• Increased sensitivity to external factors
Several performance factors deteriorate with miniaturization, but some antenna types tolerate miniaturization better than others. How much a given antenna can be reduced in size depends on the actual requirements for range, bandwidth, and repeatability. In general, an antenna can be reduced to half its natural size with moderate impact on performance. However, after a 1/2 reduction, performance becomes progressively worse as the radiation resistance drops off rapidly. As loading and antenna losses often increase with reduced size, it is clear that efficiency drops off quite rapidly.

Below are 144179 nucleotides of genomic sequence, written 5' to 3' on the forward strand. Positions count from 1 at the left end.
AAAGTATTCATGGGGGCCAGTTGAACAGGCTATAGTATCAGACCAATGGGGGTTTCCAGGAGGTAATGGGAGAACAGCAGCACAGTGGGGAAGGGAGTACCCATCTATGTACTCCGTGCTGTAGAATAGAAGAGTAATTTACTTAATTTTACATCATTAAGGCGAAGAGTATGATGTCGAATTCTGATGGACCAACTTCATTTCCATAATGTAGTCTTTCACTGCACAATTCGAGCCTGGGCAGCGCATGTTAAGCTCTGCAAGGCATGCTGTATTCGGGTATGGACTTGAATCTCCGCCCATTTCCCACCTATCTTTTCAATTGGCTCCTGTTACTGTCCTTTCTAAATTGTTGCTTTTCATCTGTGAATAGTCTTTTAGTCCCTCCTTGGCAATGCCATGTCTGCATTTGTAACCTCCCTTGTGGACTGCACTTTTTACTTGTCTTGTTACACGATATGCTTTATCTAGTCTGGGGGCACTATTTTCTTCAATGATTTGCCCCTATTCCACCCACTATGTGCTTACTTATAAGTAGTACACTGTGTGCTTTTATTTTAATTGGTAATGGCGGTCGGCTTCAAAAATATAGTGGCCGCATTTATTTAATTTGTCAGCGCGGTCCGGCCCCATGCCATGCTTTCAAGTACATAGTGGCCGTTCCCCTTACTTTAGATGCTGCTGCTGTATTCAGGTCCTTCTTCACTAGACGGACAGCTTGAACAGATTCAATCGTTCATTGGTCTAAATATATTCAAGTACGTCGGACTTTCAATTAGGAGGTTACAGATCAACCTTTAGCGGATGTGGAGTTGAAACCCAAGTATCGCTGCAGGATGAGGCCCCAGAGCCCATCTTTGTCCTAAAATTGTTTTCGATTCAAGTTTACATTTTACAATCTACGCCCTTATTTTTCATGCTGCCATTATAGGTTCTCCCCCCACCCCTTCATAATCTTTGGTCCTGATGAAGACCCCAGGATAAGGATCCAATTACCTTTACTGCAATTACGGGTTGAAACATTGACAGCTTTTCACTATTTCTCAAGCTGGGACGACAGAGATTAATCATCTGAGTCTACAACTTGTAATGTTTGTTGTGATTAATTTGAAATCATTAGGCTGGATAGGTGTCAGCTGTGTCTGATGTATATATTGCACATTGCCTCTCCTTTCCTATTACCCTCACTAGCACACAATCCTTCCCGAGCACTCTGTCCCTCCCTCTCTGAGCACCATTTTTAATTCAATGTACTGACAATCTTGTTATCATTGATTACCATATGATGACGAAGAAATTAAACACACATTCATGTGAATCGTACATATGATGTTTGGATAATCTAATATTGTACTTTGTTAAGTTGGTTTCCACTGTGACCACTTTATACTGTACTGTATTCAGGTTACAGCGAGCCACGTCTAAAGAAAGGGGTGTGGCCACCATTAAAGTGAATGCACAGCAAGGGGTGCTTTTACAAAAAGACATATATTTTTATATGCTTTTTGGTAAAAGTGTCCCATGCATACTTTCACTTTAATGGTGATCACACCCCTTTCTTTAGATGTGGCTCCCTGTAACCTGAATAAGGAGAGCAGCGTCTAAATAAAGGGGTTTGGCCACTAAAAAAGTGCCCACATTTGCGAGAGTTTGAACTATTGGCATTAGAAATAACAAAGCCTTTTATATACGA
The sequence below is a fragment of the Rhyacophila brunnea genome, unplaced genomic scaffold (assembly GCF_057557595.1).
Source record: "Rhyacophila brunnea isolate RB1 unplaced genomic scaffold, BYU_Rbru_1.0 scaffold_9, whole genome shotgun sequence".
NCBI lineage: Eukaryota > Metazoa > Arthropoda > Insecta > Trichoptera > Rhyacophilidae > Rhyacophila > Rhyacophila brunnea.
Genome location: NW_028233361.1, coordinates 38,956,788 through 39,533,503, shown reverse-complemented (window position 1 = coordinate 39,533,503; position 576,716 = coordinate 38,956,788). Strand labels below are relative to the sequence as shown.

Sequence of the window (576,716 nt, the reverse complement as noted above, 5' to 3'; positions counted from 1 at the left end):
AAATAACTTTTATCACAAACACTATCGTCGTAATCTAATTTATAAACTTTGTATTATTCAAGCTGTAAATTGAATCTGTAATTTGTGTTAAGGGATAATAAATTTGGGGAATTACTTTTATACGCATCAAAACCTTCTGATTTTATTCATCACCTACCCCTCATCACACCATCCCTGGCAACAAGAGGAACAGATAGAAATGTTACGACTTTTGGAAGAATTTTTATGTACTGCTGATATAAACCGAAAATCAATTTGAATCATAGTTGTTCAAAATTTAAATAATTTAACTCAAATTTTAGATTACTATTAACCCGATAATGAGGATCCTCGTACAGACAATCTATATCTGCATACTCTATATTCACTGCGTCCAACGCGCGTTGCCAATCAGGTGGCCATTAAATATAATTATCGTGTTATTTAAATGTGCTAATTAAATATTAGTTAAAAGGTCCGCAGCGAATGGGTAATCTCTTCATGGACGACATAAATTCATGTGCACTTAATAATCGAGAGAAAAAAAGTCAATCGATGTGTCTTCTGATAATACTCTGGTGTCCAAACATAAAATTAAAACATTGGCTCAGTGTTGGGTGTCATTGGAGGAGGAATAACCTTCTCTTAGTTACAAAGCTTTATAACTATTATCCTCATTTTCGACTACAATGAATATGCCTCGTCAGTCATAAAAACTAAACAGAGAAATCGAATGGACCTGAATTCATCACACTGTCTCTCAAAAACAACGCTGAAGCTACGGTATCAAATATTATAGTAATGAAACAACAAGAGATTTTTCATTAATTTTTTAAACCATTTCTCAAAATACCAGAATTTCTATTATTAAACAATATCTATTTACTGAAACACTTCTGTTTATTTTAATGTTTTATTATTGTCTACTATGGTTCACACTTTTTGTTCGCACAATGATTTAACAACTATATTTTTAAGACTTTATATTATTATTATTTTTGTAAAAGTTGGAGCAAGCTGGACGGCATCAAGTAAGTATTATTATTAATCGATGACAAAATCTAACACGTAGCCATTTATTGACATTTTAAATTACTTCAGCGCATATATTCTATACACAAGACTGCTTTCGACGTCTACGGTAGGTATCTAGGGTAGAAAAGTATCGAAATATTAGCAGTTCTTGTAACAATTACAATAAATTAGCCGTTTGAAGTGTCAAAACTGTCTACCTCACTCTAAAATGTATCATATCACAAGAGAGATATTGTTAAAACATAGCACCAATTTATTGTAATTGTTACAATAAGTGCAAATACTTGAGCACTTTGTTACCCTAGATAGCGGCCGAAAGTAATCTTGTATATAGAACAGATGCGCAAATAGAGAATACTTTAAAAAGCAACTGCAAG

The amount of loss that can be tolerated depends on the range requirements. Bandwidth also decreases, which causes additional mismatch losses at the band ends. The bandwidth can be increased by resistive loading, but this often introduces even more loss than the mismatch loss. The low bandwidth combined with heavy loading requires a spread analysis to ensure adequate performance with variations in component values and PCB parameters. So, it is often better not to reduce antenna size too much if board space allows. Even if range requirements do not require optimum antenna performance, production problems and spread are minimized. It is also best to keep some clearance between the antenna and nearby objects. Although the antenna may be retuned to compensate for the loading introduced by the surrounding objects, tuning becomes more critical, and the radiation pattern can be heavily distorted.